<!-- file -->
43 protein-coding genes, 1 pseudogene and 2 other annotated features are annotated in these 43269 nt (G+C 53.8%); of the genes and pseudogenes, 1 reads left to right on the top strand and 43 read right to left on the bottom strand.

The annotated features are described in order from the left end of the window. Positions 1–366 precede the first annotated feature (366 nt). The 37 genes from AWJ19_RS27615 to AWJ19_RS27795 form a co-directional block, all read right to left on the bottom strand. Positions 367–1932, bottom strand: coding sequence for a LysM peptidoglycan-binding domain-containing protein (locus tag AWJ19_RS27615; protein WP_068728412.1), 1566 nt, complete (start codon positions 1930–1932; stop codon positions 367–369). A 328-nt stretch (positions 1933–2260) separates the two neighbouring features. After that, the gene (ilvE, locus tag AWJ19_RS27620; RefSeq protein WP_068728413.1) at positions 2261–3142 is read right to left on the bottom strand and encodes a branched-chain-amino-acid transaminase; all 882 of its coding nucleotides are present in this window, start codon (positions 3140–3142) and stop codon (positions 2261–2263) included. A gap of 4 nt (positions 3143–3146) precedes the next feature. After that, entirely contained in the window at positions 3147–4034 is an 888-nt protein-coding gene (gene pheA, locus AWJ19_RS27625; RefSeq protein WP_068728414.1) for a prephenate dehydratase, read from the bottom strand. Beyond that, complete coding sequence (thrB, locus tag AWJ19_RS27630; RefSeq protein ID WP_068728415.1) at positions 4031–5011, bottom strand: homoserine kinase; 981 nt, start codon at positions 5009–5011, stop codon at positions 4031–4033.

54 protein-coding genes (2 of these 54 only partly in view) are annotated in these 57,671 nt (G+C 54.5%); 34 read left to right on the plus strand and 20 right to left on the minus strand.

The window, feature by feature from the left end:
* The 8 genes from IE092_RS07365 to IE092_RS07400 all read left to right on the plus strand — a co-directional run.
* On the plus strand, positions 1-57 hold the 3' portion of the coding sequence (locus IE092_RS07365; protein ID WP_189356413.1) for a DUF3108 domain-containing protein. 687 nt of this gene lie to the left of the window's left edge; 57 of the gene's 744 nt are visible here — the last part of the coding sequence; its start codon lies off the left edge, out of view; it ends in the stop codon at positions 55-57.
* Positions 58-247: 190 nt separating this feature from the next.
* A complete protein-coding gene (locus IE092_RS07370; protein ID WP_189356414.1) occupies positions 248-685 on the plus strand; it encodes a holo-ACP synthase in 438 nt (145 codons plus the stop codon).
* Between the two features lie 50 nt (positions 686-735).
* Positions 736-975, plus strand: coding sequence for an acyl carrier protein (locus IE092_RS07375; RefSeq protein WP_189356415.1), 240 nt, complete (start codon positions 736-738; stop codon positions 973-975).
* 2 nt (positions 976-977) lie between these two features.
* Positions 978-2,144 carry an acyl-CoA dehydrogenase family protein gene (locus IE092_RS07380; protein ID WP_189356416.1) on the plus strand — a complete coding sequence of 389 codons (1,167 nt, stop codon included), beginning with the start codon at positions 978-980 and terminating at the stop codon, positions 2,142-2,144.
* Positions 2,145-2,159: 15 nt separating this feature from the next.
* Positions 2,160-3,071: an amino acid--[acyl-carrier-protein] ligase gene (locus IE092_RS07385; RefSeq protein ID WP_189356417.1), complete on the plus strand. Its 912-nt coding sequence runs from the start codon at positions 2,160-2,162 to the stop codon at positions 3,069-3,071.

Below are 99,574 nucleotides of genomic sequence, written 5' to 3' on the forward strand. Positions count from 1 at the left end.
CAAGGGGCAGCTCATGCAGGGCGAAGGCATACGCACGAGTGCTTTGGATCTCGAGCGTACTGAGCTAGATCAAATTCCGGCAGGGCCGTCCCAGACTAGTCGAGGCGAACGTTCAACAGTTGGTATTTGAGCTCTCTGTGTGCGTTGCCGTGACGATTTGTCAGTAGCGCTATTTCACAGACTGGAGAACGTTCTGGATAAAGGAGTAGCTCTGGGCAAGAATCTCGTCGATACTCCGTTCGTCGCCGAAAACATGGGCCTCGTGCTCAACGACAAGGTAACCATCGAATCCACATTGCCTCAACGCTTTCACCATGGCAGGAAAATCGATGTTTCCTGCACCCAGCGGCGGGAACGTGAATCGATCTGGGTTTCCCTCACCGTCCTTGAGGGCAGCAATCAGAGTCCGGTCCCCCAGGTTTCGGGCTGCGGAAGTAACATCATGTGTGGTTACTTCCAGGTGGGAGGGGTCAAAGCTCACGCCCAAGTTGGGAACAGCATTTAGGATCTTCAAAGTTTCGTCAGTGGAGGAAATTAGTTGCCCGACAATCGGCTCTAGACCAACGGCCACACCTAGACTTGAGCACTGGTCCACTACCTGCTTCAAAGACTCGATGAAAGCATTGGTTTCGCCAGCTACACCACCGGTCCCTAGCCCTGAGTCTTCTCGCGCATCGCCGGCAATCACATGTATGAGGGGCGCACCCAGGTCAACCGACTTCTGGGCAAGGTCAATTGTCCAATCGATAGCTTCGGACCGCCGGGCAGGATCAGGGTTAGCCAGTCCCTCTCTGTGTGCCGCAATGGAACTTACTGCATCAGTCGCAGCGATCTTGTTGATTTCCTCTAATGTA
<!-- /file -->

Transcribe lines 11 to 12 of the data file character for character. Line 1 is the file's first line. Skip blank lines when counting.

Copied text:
* 2 nt (positions 976-977) lie between these two features.
* Positions 978-2,144 carry an acyl-CoA dehydrogenase family protein gene (locus IE092_RS07380; protein ID WP_189356416.1) on the plus strand — a complete coding sequence of 389 codons (1,167 nt, stop codon included), beginning with the start codon at positions 978-980 and terminating at the stop codon, positions 2,142-2,144.